If you don't believe us, see what Dr. Michael Burry from “The Big Short” has to say about water investing.

To Boost Earnings, Increase Revenue

As we’ve discussed before, the final months of the year tend to be more bullish for the market than the summer doldrums. In general, the last quarter brings significantly increasing volumes, allowing trends to develop.

In the short-term analysis, as we pointed out last week, the Big Money Index (BMI) from MAPsignals, which measures institutional investor activity, continued to head north earlier than expected. Thus, it’s another strong, bullish data point for investors.

Last week we saw another exemplary buying week with 430 buys and only 94 sells. That's two weeks of strong buying activity, with quality stocks being bought the most, which continues to support the BMI’s increase:

Buying is picking up after an unusually strong August. So, we want to quickly frame a context for what’s potentially coming.

It’s interesting what is being bought. Last week we saw huge buying in real estate, technology, communications, and health care stocks. These industries have felt the pressure over many of the prior frustrating months.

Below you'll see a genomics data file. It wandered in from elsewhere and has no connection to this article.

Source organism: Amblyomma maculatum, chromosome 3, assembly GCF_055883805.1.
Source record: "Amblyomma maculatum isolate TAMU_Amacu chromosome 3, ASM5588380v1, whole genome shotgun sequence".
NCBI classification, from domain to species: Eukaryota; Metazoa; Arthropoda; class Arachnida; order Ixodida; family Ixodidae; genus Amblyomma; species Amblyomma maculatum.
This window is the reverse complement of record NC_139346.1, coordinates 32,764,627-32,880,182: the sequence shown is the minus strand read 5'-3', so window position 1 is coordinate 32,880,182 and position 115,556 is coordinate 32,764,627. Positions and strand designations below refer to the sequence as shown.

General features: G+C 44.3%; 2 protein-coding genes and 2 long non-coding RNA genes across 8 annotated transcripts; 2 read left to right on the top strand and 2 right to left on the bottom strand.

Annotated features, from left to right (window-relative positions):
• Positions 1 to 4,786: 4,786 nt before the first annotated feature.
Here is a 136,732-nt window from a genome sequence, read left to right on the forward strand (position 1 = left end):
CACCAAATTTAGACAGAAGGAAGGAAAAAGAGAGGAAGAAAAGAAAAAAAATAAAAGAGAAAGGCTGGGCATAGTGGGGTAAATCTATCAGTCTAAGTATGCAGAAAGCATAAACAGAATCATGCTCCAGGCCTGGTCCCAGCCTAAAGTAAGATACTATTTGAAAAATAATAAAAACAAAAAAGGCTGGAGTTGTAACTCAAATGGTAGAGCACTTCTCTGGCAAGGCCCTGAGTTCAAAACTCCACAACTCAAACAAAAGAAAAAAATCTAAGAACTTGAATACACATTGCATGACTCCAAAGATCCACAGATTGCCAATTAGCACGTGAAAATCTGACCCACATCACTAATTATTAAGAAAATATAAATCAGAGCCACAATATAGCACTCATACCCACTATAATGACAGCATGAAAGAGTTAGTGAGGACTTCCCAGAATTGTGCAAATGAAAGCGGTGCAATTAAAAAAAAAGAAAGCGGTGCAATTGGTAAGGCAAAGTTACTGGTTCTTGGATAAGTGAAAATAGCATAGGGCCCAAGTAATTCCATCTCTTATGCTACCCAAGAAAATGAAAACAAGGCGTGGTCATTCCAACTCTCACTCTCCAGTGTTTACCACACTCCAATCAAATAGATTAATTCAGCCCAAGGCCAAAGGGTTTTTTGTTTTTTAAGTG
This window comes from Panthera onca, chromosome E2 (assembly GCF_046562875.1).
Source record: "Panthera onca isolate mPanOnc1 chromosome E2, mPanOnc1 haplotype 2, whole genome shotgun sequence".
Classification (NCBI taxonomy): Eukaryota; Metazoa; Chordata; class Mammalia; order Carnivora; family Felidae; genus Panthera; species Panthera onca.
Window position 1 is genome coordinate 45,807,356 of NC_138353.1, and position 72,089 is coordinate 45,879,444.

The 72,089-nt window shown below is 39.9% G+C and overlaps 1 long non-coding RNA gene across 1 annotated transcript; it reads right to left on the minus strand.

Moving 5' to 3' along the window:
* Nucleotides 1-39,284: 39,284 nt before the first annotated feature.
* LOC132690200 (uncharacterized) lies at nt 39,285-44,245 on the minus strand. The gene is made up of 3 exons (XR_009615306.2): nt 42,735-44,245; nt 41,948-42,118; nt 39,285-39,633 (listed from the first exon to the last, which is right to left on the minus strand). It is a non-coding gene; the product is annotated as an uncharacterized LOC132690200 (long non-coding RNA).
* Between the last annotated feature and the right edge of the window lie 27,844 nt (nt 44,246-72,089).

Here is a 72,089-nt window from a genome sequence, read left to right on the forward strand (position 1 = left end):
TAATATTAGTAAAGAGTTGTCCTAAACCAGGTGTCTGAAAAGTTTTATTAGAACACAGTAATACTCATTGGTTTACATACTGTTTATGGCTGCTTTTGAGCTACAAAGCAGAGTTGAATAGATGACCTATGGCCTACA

These current data provide a potentially bullish setup through the end of the year. Remember, it was just last month the data said stocks were heading lower with aggressive selling. Then just like that, it changed, once again rewarding stockholders who concentrate on the long run.

In order to further support this long-term bullish outlook and for the market to trend higher, we believe corporate earnings will need to grow. And perhaps the best catalyst for growing earnings is to “merely” increase revenues (the concept is simple, but executing it isn’t).

As indicated in the table below, Bloomberg’s 2021-23 consensus year-over-year revenue growth rate estimates for the S&P 500 are 14.8%, 7.1%, and 5.2%, respectively. Obviously, revenue growth has been poised to rebound robustly in 2021 after the COVID-induced business and economic hits in 2020. That’s why we wanted to include projections through 2023 in this analysis.

For reference, growth rates of 5% or more sit comfortably above the S&P 500 Index’s 15-year average of 3.3%. As you can see, all 11 major sectors reflect more than 5% year-over-year revenue growth in 2021, with six also hitting the mark in both 2022 and 2023 as well. The sectors standing out the most in 2022 and 2023 are communication services, consumer discretionary, industrials, and information technology.

To put this in perspective, the outlook for the S&P 500 Index earnings according to the Bloomberg Consensus for 2020-22 are 44.9%, 9.0%, and 9.6%, respectively. This type of top- and bottom-line growth is more than sufficient to support a long-term bullish outlook for U.S. equity markets.

Securities sold through CoreCap Investments, Inc., a registered broker-dealer and member FINRA/SIPC; advisory services offered by CoreCap Advisors, Inc., a registered investment advisor. Cornerstone Financial and CoreCap are separate and unaffiliated entities.